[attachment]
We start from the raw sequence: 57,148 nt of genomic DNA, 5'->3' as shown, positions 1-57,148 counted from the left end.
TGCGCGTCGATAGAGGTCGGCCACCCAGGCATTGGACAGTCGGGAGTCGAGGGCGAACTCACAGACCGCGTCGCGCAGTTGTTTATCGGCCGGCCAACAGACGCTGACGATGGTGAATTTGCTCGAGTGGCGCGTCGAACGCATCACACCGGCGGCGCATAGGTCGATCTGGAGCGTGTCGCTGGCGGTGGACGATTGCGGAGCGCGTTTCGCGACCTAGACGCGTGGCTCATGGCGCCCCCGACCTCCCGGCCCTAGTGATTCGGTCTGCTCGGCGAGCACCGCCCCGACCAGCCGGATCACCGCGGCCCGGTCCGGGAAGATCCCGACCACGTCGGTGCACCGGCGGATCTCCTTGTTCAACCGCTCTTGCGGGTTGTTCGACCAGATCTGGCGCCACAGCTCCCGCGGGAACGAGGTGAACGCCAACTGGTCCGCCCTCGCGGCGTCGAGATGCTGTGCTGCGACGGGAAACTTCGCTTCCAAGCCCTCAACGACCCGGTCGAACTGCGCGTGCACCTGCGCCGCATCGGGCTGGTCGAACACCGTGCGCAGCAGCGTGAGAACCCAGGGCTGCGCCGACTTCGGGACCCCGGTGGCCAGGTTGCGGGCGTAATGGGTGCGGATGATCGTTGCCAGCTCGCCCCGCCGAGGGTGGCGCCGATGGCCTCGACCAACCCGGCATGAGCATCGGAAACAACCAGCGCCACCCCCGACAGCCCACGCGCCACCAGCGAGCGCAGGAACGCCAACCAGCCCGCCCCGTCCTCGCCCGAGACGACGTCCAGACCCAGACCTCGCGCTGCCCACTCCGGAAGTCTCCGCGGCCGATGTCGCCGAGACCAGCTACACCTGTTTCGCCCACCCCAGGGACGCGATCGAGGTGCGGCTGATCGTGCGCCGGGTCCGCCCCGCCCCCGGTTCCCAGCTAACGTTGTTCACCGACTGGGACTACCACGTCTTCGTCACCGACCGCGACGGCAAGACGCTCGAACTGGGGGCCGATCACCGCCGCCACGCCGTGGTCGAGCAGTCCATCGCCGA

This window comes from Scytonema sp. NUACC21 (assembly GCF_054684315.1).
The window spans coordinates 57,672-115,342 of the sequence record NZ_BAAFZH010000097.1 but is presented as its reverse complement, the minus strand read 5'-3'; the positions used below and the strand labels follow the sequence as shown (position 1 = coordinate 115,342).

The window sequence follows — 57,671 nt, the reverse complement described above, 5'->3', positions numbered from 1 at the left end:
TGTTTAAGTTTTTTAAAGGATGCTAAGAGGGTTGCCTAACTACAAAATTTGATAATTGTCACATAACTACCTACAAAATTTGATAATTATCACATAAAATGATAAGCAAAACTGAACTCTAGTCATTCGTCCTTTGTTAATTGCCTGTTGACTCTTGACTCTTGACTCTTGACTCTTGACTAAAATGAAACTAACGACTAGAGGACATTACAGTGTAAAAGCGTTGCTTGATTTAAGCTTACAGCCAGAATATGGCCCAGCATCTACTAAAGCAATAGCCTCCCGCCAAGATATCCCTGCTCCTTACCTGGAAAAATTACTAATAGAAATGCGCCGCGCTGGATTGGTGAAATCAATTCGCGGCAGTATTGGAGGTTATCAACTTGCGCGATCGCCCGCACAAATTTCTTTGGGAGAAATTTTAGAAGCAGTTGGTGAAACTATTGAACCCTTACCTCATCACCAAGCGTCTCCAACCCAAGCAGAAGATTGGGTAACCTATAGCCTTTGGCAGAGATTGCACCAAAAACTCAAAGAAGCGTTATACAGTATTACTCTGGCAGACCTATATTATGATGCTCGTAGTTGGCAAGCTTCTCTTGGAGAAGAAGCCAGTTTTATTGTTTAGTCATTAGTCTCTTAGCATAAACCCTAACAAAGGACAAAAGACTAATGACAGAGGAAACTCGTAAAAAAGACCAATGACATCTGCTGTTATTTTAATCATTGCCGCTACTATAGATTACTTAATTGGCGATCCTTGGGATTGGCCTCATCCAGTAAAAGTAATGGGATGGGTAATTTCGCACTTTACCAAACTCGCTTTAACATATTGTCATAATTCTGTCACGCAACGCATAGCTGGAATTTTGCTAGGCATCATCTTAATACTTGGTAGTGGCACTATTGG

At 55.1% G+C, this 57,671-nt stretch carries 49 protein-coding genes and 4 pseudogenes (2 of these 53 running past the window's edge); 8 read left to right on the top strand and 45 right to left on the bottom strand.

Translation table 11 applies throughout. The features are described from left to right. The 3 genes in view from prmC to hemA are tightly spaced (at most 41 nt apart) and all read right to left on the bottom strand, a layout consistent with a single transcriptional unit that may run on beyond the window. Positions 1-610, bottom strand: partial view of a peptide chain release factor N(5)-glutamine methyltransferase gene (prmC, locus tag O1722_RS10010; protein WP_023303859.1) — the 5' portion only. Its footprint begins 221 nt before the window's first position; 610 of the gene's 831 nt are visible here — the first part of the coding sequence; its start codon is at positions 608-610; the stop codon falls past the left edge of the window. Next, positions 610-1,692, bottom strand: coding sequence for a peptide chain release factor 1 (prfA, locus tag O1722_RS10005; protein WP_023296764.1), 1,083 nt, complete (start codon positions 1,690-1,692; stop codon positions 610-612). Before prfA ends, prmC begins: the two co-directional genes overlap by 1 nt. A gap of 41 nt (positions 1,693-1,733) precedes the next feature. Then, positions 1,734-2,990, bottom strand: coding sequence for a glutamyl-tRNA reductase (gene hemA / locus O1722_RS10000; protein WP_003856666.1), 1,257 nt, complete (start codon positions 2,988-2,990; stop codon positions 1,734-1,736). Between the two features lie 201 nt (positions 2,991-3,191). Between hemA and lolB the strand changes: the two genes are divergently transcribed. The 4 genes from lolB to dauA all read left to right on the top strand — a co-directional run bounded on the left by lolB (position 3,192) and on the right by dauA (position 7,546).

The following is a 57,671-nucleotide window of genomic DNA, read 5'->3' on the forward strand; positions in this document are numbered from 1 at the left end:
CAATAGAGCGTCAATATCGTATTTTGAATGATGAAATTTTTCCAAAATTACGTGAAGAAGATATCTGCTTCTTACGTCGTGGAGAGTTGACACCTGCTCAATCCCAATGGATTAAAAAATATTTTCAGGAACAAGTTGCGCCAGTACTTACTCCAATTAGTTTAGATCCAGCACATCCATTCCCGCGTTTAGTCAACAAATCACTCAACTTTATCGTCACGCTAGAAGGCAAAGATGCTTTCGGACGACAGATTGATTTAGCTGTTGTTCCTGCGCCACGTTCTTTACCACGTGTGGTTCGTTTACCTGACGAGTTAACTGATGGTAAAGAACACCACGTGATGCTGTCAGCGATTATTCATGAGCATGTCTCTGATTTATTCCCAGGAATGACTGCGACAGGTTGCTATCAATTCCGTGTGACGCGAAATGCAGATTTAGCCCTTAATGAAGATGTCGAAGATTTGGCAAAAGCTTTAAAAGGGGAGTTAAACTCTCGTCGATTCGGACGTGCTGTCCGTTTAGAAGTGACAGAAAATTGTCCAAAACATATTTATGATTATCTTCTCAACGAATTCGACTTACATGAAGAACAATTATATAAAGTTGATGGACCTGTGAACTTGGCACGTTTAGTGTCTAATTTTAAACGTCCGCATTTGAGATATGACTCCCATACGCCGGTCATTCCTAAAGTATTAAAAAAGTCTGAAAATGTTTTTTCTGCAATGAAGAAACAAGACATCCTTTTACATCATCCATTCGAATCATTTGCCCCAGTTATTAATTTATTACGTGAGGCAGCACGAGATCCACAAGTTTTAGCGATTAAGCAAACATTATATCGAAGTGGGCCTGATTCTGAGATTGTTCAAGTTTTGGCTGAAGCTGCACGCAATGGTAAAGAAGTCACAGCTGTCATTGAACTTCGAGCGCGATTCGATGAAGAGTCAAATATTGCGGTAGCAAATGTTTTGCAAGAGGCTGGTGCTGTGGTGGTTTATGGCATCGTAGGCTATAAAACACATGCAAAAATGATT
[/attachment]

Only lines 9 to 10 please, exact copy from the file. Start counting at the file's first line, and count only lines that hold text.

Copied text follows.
The following is a 57,671-nucleotide window of genomic DNA, read 5'->3' on the forward strand; positions in this document are numbered from 1 at the left end:
CAATAGAGCGTCAATATCGTATTTTGAATGATGAAATTTTTCCAAAATTACGTGAAGAAGATATCTGCTTCTTACGTCGTGGAGAGTTGACACCTGCTCAATCCCAATGGATTAAAAAATATTTTCAGGAACAAGTTGCGCCAGTACTTACTCCAATTAGTTTAGATCCAGCACATCCATTCCCGCGTTTAGTCAACAAATCACTCAACTTTATCGTCACGCTAGAAGGCAAAGATGCTTTCGGACGACAGATTGATTTAGCTGTTGTTCCTGCGCCACGTTCTTTACCACGTGTGGTTCGTTTACCTGACGAGTTAACTGATGGTAAAGAACACCACGTGATGCTGTCAGCGATTATTCATGAGCATGTCTCTGATTTATTCCCAGGAATGACTGCGACAGGTTGCTATCAATTCCGTGTGACGCGAAATGCAGATTTAGCCCTTAATGAAGATGTCGAAGATTTGGCAAAAGCTTTAAAAGGGGAGTTAAACTCTCGTCGATTCGGACGTGCTGTCCGTTTAGAAGTGACAGAAAATTGTCCAAAACATATTTATGATTATCTTCTCAACGAATTCGACTTACATGAAGAACAATTATATAAAGTTGATGGACCTGTGAACTTGGCACGTTTAGTGTCTAATTTTAAACGTCCGCATTTGAGATATGACTCCCATACGCCGGTCATTCCTAAAGTATTAAAAAAGTCTGAAAATGTTTTTTCTGCAATGAAGAAACAAGACATCCTTTTACATCATCCATTCGAATCATTTGCCCCAGTTATTAATTTATTACGTGAGGCAGCACGAGATCCACAAGTTTTAGCGATTAAGCAAACATTATATCGAAGTGGGCCTGATTCTGAGATTGTTCAAGTTTTGGCTGAAGCTGCACGCAATGGTAAAGAAGTCACAGCTGTCATTGAACTTCGAGCGCGATTCGATGAAGAGTCAAATATTGCGGTAGCAAATGTTTTGCAAGAGGCTGGTGCTGTGGTGGTTTATGGCATCGTAGGCTATAAAACACATGCAAAAATGATT